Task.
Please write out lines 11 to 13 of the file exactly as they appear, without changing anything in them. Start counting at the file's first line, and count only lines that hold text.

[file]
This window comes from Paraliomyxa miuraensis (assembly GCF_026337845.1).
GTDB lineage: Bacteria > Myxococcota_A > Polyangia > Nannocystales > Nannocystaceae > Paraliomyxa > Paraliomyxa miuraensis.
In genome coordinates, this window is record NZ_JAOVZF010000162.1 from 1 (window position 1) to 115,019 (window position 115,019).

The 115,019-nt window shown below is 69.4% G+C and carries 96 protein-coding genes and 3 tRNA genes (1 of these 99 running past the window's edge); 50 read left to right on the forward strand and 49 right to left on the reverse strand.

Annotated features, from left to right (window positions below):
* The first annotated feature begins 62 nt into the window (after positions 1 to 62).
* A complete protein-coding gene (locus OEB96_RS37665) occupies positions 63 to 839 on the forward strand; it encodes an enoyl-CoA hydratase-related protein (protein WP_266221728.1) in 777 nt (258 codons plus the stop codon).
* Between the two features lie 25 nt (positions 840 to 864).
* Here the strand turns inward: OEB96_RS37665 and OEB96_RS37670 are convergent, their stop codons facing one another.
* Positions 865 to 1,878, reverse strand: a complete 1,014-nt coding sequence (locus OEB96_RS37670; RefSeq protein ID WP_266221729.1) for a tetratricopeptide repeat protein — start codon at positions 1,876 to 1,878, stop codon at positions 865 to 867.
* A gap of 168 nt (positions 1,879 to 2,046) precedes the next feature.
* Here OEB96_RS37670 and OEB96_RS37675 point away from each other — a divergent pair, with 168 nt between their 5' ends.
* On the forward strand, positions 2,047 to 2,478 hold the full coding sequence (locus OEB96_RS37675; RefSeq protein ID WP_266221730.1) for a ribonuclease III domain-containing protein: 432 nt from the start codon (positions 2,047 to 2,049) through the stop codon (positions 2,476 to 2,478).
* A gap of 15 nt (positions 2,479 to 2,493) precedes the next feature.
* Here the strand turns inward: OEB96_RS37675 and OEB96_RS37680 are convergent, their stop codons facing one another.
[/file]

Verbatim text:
* A gap of 168 nt (positions 1,879 to 2,046) precedes the next feature.
* Here OEB96_RS37670 and OEB96_RS37675 point away from each other — a divergent pair, with 168 nt between their 5' ends.
* On the forward strand, positions 2,047 to 2,478 hold the full coding sequence (locus OEB96_RS37675; RefSeq protein ID WP_266221730.1) for a ribonuclease III domain-containing protein: 432 nt from the start codon (positions 2,047 to 2,049) through the stop codon (positions 2,476 to 2,478).